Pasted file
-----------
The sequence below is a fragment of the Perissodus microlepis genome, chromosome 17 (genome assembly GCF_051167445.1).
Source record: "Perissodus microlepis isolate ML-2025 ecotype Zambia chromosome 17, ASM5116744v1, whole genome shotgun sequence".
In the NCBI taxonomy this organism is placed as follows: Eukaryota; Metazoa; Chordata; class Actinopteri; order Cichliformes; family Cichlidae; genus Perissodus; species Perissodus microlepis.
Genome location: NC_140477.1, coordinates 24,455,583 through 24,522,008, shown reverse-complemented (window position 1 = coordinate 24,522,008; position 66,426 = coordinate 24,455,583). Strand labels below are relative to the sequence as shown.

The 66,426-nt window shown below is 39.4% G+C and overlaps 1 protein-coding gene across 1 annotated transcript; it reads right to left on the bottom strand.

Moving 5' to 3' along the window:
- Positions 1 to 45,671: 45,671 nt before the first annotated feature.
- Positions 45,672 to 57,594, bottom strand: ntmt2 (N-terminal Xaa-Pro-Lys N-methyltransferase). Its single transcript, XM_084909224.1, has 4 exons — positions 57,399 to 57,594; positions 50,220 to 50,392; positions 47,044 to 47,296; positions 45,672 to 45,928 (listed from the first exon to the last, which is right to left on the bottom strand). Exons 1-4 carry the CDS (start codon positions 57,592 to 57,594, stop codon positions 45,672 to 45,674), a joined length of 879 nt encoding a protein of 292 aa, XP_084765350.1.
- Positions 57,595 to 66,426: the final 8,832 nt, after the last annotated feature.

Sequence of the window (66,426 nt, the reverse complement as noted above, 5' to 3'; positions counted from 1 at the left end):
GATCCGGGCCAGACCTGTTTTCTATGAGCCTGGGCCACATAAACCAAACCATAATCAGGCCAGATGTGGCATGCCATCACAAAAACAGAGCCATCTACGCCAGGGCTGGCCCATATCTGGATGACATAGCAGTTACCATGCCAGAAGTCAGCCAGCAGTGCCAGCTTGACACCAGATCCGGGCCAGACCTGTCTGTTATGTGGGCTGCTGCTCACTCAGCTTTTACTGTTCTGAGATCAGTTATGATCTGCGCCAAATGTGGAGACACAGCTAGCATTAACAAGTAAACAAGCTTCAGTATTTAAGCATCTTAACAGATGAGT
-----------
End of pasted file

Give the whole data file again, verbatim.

The sequence below is a fragment of the Perissodus microlepis genome, chromosome 17 (genome assembly GCF_051167445.1).
Source record: "Perissodus microlepis isolate ML-2025 ecotype Zambia chromosome 17, ASM5116744v1, whole genome shotgun sequence".
In the NCBI taxonomy this organism is placed as follows: Eukaryota; Metazoa; Chordata; class Actinopteri; order Cichliformes; family Cichlidae; genus Perissodus; species Perissodus microlepis.
Genome location: NC_140477.1, coordinates 24,455,583 through 24,522,008, shown reverse-complemented (window position 1 = coordinate 24,522,008; position 66,426 = coordinate 24,455,583). Strand labels below are relative to the sequence as shown.

The 66,426-nt window shown below is 39.4% G+C and overlaps 1 protein-coding gene across 1 annotated transcript; it reads right to left on the bottom strand.

Moving 5' to 3' along the window:
- Positions 1 to 45,671: 45,671 nt before the first annotated feature.
- Positions 45,672 to 57,594, bottom strand: ntmt2 (N-terminal Xaa-Pro-Lys N-methyltransferase). Its single transcript, XM_084909224.1, has 4 exons — positions 57,399 to 57,594; positions 50,220 to 50,392; positions 47,044 to 47,296; positions 45,672 to 45,928 (listed from the first exon to the last, which is right to left on the bottom strand). Exons 1-4 carry the CDS (start codon positions 57,592 to 57,594, stop codon positions 45,672 to 45,674), a joined length of 879 nt encoding a protein of 292 aa, XP_084765350.1.
- Positions 57,595 to 66,426: the final 8,832 nt, after the last annotated feature.

Sequence of the window (66,426 nt, the reverse complement as noted above, 5' to 3'; positions counted from 1 at the left end):
GATCCGGGCCAGACCTGTTTTCTATGAGCCTGGGCCACATAAACCAAACCATAATCAGGCCAGATGTGGCATGCCATCACAAAAACAGAGCCATCTACGCCAGGGCTGGCCCATATCTGGATGACATAGCAGTTACCATGCCAGAAGTCAGCCAGCAGTGCCAGCTTGACACCAGATCCGGGCCAGACCTGTCTGTTATGTGGGCTGCTGCTCACTCAGCTTTTACTGTTCTGAGATCAGTTATGATCTGCGCCAAATGTGGAGACACAGCTAGCATTAACAAGTAAACAAGCTTCAGTATTTAAGCATCTTAACAGATGAGT